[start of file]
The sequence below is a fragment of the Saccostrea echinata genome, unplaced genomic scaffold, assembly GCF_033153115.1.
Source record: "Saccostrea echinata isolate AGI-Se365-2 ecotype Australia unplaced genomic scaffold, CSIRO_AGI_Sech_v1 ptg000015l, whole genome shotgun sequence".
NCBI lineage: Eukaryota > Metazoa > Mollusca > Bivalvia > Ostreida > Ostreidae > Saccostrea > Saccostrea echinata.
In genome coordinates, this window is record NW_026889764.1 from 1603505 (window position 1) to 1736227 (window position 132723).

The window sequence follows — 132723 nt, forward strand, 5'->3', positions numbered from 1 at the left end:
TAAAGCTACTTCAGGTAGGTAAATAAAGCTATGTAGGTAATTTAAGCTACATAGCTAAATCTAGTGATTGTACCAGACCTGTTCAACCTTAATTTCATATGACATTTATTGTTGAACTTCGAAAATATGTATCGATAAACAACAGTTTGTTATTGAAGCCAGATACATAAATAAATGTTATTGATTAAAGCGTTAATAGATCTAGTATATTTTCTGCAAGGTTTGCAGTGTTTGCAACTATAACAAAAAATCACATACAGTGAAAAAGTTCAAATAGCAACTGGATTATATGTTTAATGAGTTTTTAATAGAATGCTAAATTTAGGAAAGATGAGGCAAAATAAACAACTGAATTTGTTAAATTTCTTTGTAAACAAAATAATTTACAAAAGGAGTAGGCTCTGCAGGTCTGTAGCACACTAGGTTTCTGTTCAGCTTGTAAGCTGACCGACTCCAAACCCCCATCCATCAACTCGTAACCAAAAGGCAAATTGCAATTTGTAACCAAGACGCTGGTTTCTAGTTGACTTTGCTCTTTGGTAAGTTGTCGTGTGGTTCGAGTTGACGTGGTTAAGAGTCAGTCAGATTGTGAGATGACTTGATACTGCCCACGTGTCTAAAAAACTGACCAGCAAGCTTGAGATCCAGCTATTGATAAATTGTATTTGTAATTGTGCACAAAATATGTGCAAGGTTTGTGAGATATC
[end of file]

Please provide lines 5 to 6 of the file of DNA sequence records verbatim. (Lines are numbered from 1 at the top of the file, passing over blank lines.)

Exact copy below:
The window sequence follows — 132723 nt, forward strand, 5'->3', positions numbered from 1 at the left end:
TAAAGCTACTTCAGGTAGGTAAATAAAGCTATGTAGGTAATTTAAGCTACATAGCTAAATCTAGTGATTGTACCAGACCTGTTCAACCTTAATTTCATATGACATTTATTGTTGAACTTCGAAAATATGTATCGATAAACAACAGTTTGTTATTGAAGCCAGATACATAAATAAATGTTATTGATTAAAGCGTTAATAGATCTAGTATATTTTCTGCAAGGTTTGCAGTGTTTGCAACTATAACAAAAAATCACATACAGTGAAAAAGTTCAAATAGCAACTGGATTATATGTTTAATGAGTTTTTAATAGAATGCTAAATTTAGGAAAGATGAGGCAAAATAAACAACTGAATTTGTTAAATTTCTTTGTAAACAAAATAATTTACAAAAGGAGTAGGCTCTGCAGGTCTGTAGCACACTAGGTTTCTGTTCAGCTTGTAAGCTGACCGACTCCAAACCCCCATCCATCAACTCGTAACCAAAAGGCAAATTGCAATTTGTAACCAAGACGCTGGTTTCTAGTTGACTTTGCTCTTTGGTAAGTTGTCGTGTGGTTCGAGTTGACGTGGTTAAGAGTCAGTCAGATTGTGAGATGACTTGATACTGCCCACGTGTCTAAAAAACTGACCAGCAAGCTTGAGATCCAGCTATTGATAAATTGTATTTGTAATTGTGCACAAAATATGTGCAAGGTTTGTGAGATATC